Cavities In Toddlers & What To Do About Them
Healthy teeth are an essential part of a healthy childhood.
Dental health plays a vital role in the growth and overall health of children. Teeth are important for the development of speech in a child and help the toddler chew newly introduced solid food.
Dental caries or early childhood caries is a common chronic disease observed in toddlers. All over the world, 50% percent of children below 5 years are affected by dental caries. The cavities appear as painful holes in the teeth or may appear as white spots due to demineralization of the tooth enamel.
According to various research studies, toddlers with caries in their teeth (baby teeth) are at a high risk of developing cavities in their permanent teeth. Dental health in childhood has a significant impact on dental health in adulthood.
Infant oral hygiene and nutrition is crucial for healthy dentition and prevention of dental caries. A well-nourished child is likely to develop fewer or no dental problems as compared to an undernourished child.
Reasons for kids cavities
Early childhood caries commonly occur due to plaque, poor oral health, and excessive sugar in the food or liquids consumed by the baby.
- Plaque is a thin layer that forms on the tooth during the day. It contains bacteria, food particles, and saliva. Bacteria in the plaque break down food particles and form acid that destroys the sensitive tooth enamel in toddlers. Toddler tooth enamel erosion is a common dental problem caused by bacteria due to unclean teeth and poor oral habits.
- Frequent intake of foods with high sugar content like juices, sweets, sweetened milk, etc. is also a chief reason for dental cavities in toddlers. Sugar favors rapid growth of bacteria, especially when teeth are not clean.
- Saliva in the mouth converts carbohydrates into simple sugar. Therefore, foods rich in carbohydrates, fermented food items, etc. result in caries in toddlers with poor oral hygiene.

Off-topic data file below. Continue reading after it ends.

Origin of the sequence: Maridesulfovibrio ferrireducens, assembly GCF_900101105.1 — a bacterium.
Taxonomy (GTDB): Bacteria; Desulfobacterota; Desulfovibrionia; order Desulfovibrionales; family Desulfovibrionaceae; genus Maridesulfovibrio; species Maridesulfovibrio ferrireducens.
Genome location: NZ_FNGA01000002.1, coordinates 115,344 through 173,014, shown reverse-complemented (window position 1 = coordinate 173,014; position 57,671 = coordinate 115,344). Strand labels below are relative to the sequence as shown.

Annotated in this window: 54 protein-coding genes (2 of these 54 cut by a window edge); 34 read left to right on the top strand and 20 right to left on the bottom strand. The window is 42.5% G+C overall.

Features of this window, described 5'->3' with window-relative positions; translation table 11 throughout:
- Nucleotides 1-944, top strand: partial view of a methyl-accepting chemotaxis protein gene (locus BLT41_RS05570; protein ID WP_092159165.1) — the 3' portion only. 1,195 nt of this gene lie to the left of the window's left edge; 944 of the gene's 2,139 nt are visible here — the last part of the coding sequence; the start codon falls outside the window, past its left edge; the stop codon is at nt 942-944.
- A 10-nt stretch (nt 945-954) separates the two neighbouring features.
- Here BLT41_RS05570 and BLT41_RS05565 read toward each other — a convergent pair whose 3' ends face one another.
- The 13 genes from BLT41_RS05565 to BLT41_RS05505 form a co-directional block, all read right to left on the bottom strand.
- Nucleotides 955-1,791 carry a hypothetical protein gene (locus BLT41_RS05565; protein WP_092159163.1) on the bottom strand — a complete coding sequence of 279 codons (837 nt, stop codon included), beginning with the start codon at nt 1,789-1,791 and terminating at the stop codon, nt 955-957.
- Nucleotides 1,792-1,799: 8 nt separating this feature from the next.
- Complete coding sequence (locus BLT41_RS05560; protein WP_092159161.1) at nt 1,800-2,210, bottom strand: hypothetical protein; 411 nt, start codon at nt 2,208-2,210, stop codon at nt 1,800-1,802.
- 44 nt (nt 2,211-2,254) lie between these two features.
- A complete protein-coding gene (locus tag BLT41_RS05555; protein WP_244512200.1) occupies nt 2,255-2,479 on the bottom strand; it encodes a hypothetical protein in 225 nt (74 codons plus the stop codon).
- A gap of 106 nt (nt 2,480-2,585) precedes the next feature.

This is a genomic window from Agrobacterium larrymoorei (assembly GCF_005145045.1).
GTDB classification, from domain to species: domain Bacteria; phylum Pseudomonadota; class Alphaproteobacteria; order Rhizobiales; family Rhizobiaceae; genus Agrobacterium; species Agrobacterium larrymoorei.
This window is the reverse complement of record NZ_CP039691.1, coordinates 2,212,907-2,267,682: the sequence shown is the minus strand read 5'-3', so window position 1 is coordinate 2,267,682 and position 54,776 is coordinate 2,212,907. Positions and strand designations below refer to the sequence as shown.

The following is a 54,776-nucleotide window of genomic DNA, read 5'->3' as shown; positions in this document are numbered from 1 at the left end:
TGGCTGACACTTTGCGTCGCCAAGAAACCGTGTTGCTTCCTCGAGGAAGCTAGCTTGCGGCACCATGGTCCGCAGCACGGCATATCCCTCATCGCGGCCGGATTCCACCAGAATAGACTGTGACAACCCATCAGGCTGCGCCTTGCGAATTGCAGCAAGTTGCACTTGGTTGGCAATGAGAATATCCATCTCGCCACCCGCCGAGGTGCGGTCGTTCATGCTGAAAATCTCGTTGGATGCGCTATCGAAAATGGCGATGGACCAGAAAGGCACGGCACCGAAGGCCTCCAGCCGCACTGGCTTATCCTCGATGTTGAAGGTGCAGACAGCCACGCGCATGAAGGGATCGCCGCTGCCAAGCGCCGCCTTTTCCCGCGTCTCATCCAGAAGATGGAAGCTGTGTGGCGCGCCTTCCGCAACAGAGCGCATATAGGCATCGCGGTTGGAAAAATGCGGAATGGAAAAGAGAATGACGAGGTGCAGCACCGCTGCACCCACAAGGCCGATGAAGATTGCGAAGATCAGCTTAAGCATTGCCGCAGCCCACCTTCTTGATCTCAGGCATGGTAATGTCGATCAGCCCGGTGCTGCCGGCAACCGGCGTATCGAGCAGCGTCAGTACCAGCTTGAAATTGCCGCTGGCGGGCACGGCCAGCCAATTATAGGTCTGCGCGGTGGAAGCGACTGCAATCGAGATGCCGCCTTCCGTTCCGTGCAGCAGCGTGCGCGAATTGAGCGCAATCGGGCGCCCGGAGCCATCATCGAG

- Faulty feeding habits like bottle-feeding while putting the baby to sleep increase the risk of cavities in the toddler. Breastfeeding at night can also lead to cavities in babies after the eruption of the first tooth.
- Lack of poor nutrition results in underdeveloped enamel and weak teeth, which are prone to infection and subsequently cavities and caries.
- In some cases, bacterial infection is also transmitted to the toddler from an infected mother or caretaker. Dental health of the mother during pregnancy also plays a key role in the baby’s dentition.
Dental care for children
Effective dental care for children consists of:
1. Maintaining good infant oral hygiene
- Brushing teeth twice a day with toothpaste that contains fluoride, in toddlers who can spit out the toothpaste, helps in the treatment and prevention of caries.
- Water containing fluoride, fluoride varnishes and sealants are also helpful in preventing caries in toddlers.
- Wiping the gums of your baby with warm cloth regularly before dentition keeps dental cavities at bay.
- Using floss to clean teeth in older toddlers prevents plaque formation.
- Removing the decayed portion of the teeth followed by filling the cavity helps prevent the spread of infection to other teeth.
- Early preventive dental visits are essential for early detection and timely treatment of cavities. Regular visits to a dentist should begin with the eruption of the first tooth.
2. Providing proper nutrition is an important element of kids dental care. This includes:
- Supplements containing vitamins and minerals like calcium and fluorine that strengthen teeth and bones in toddlers.
- A balanced diet with limited amount of sugar that is beneficial for infant oral hygiene.
3. Following good dietary habits is essential for maintaining oral hygiene for kids.
- Avoid feeding your toddler sugary foods often.
- Do not let your baby sleep with a feeding bottle containing juice or sweetened milk.
- Use a sipper instead of a bottle for your toddler once he/she is 1 year old.
- Do not give pacifiers to the baby for a long time, especially pacifiers with honey or other sweetening agents.
Also read: Dental Care In Children
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